This article was published as part of our exhibition on the Battle of Hong Kong: Impossible Odds.
Visit our exhibit to learn more about the fate of the Canadian soldiers sent to defend the colony!
Ferdinand Maria “Sonny” Castro was born in Hong Kong on May 2, 1919. The oldest of five children from a Portuguese family, he enlisted in the Hong Kong Volunteer Defence Corps (HKVDC) like many other Portuguese people in the colony. Castro was assigned to the No. 6 platoon of the light anti-aircraft company, but his specific role with this unit is unclear. The vast majority of Portuguese citizens in the HKVDC were in the infantry, and sources indicate that Castro held the rank of corporal, but more information is hard to locate.
It is also difficult to say what Castro did during the Battle of Hong Kong. What we do know is that on December 21, 1941, Japanese troops landed at Causeway Bay, where Castro’s company was deployed. The Japanese quickly captured and disarmed the Portuguese volunteers before letting them go. Although the survivors remobilized to fight elsewhere on the island, the outcome was already decided, as Hong Kong was captured by the Japanese on December 25, 1941.
Life at the POW camp
The nearly 230 Portuguese survivors were imprisoned in the Sham Shui Po Camp in Hong Kong. Crammed like sardines into two huts, the men experienced the same harsh conditions found in the other camps run by the Japanese. Life there was very difficult, but the men still managed to entertain themselves.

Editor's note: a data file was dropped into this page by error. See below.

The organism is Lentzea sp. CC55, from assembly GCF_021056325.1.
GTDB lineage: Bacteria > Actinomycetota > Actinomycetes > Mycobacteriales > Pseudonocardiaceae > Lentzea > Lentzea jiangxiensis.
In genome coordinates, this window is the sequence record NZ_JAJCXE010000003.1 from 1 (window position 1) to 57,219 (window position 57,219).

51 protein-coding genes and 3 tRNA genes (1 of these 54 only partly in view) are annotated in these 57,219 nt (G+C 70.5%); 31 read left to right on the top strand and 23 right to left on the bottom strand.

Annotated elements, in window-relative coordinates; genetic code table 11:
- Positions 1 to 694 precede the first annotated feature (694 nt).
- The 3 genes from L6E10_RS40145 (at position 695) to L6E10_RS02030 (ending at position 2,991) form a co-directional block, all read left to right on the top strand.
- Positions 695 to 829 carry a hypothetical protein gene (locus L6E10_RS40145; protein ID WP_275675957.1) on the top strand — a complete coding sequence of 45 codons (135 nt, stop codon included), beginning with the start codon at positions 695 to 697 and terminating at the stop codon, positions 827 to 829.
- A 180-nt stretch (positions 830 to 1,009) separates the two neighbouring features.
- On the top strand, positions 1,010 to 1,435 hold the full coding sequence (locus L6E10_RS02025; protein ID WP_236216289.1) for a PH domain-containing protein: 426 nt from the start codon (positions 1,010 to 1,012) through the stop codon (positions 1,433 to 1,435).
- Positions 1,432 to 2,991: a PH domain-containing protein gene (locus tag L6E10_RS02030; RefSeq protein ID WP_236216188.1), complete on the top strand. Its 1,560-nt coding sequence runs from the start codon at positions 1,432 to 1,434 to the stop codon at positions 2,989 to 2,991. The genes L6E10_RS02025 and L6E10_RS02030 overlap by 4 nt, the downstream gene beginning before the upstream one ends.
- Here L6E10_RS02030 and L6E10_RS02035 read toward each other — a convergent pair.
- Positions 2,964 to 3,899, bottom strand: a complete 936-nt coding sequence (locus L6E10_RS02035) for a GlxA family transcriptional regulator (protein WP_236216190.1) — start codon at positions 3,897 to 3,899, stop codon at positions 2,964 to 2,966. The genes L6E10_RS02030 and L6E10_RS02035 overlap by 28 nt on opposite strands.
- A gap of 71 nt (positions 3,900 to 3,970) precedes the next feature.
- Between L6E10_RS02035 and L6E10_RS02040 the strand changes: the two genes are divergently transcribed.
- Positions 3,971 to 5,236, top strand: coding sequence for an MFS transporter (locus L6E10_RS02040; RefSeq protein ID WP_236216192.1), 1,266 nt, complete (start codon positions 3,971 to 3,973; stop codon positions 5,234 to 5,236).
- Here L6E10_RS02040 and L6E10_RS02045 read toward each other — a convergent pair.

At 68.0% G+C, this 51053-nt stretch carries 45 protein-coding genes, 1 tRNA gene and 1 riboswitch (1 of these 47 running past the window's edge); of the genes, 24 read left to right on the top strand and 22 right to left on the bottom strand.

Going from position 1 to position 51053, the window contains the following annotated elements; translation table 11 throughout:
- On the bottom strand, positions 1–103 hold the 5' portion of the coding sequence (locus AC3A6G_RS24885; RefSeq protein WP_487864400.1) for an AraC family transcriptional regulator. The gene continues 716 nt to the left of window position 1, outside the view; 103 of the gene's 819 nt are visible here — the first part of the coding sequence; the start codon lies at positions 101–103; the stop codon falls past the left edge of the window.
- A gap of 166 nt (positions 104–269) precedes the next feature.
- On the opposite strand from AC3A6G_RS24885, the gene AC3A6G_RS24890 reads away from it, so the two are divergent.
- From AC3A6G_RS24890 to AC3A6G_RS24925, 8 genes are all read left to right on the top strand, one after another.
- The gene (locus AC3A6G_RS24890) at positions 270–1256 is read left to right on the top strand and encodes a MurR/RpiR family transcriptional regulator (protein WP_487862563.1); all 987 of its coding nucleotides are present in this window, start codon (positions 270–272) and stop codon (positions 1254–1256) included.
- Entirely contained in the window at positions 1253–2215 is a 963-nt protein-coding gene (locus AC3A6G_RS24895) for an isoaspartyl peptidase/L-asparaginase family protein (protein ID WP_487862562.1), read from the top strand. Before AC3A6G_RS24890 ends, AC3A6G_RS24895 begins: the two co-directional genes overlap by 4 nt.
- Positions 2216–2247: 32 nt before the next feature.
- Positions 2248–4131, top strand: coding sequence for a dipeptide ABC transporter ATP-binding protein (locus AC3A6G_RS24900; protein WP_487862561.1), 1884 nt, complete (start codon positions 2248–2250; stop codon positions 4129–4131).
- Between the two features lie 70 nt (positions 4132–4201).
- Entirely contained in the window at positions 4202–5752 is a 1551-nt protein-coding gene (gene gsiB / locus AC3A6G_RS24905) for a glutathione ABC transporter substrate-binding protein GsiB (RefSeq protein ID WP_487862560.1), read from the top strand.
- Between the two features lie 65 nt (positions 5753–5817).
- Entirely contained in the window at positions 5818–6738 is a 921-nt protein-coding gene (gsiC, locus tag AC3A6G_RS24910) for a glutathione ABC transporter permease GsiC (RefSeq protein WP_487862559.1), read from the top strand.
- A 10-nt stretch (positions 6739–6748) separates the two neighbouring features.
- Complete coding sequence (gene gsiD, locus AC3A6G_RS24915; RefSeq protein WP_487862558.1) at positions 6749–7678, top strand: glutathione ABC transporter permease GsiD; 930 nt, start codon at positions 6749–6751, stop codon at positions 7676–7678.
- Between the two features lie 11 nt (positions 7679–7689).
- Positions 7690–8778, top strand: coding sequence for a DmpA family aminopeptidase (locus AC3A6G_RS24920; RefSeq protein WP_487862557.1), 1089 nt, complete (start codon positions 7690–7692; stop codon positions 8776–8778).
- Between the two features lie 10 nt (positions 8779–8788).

This is where Castro really shone. A fan of the Hong Kong cabarets before the war, he was already known for his imitations of great actresses. Castro kept up the men’s spirits over and over again by impersonating people like the famous Portuguese dancer Carmen Miranda.
The prisoners put on many shows at Sham Shui Po, and Sonny Castro was the star each time. In 1943 alone, the prisoners organized a performance in February, a minstrel show in April, “Boyadère” in June, “Here Comes Charles” in July, “La Czigane” in October and “Blue Rose” in November. One Canadian officer noted down his memories of Sonny:
“One of the Portuguese lads ‘Sonny’ Castro, is a ‘wow’ of a girl… He’s a good looking lad anyway, and his smile, the way he rolls his eyes, his hands, etc., he could pass as a girl anywhere. He used to make up a dancing team with his sister and that has helped him. Have to run the show 3 nights to get everyone—one night specially for the hospital. All the patients that can be moved are taken. It’s wonderful for the morale of the whole camp.“
After the War
It is undeniable that Sonny Castro had an effect on the whole camp during the war. Historian Charles G. Roland describes him as one of the most important figures in the camp’s daily life. Many soldiers imprisoned in the camp remembered his performances. These soldiers kept many drawings and autographs from those shows as souvenirs. One of these drawings is posted on the website of the Hong Kong Veterans Commemorative Association.
After the war, Castro spent the rest of his life in Hong Kong. He made a career in commerce in the colony and first worked as a manager for the Shun Hing Shipping Company and for a long time at the Hong Kong Chamber of Commerce. He died on May 24, 1985, at the age of 66, with the knowledge that he left a very strong impression on hundreds of men around the world.
Article written by Julien Lehoux for Je Me Souviens. Translated by Amy Butcher (www.traductionsamyb.ca).
- “Keeping busy was important to morale …“, battleofhongkong.com.
- “How Hong Kong’s POWs kept their spirits up under Japanese occupation“, South Morning China Post.
- For a more academic approach: Charles G. Roland, “The ABCs of Survival behind Barbed Wire: Experience in the Far East, 1941-45“, CBMH/BCHM, vol. 16, 1999, pp. 5-23.